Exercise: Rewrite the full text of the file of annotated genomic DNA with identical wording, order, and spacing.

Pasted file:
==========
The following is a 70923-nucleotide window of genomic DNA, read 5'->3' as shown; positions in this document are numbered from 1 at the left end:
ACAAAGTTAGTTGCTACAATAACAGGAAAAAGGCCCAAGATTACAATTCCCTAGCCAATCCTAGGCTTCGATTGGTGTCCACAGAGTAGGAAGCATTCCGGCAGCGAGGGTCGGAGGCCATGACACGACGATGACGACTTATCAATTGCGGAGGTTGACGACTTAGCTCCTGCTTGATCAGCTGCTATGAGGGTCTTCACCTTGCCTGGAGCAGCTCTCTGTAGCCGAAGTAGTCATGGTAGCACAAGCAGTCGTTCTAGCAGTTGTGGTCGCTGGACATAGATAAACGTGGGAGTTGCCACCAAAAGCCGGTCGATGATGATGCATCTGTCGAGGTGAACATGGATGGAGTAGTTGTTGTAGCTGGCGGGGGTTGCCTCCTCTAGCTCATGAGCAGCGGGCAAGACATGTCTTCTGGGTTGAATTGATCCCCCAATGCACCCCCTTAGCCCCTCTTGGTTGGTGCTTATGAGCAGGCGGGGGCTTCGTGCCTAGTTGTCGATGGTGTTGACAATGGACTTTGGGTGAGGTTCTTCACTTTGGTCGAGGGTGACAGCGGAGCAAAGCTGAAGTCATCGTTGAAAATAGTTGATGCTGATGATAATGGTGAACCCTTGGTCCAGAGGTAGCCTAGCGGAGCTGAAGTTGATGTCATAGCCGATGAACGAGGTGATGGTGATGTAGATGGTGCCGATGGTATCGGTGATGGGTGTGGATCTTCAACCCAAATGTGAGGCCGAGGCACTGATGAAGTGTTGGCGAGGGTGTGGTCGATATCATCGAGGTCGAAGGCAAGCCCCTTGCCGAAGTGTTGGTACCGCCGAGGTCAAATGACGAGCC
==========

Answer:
The following is a 70923-nucleotide window of genomic DNA, read 5'->3' as shown; positions in this document are numbered from 1 at the left end:
ACAAAGTTAGTTGCTACAATAACAGGAAAAAGGCCCAAGATTACAATTCCCTAGCCAATCCTAGGCTTCGATTGGTGTCCACAGAGTAGGAAGCATTCCGGCAGCGAGGGTCGGAGGCCATGACACGACGATGACGACTTATCAATTGCGGAGGTTGACGACTTAGCTCCTGCTTGATCAGCTGCTATGAGGGTCTTCACCTTGCCTGGAGCAGCTCTCTGTAGCCGAAGTAGTCATGGTAGCACAAGCAGTCGTTCTAGCAGTTGTGGTCGCTGGACATAGATAAACGTGGGAGTTGCCACCAAAAGCCGGTCGATGATGATGCATCTGTCGAGGTGAACATGGATGGAGTAGTTGTTGTAGCTGGCGGGGGTTGCCTCCTCTAGCTCATGAGCAGCGGGCAAGACATGTCTTCTGGGTTGAATTGATCCCCCAATGCACCCCCTTAGCCCCTCTTGGTTGGTGCTTATGAGCAGGCGGGGGCTTCGTGCCTAGTTGTCGATGGTGTTGACAATGGACTTTGGGTGAGGTTCTTCACTTTGGTCGAGGGTGACAGCGGAGCAAAGCTGAAGTCATCGTTGAAAATAGTTGATGCTGATGATAATGGTGAACCCTTGGTCCAGAGGTAGCCTAGCGGAGCTGAAGTTGATGTCATAGCCGATGAACGAGGTGATGGTGATGTAGATGGTGCCGATGGTATCGGTGATGGGTGTGGATCTTCAACCCAAATGTGAGGCCGAGGCACTGATGAAGTGTTGGCGAGGGTGTGGTCGATATCATCGAGGTCGAAGGCAAGCCCCTTGCCGAAGTGTTGGTACCGCCGAGGTCAAATGACGAGCC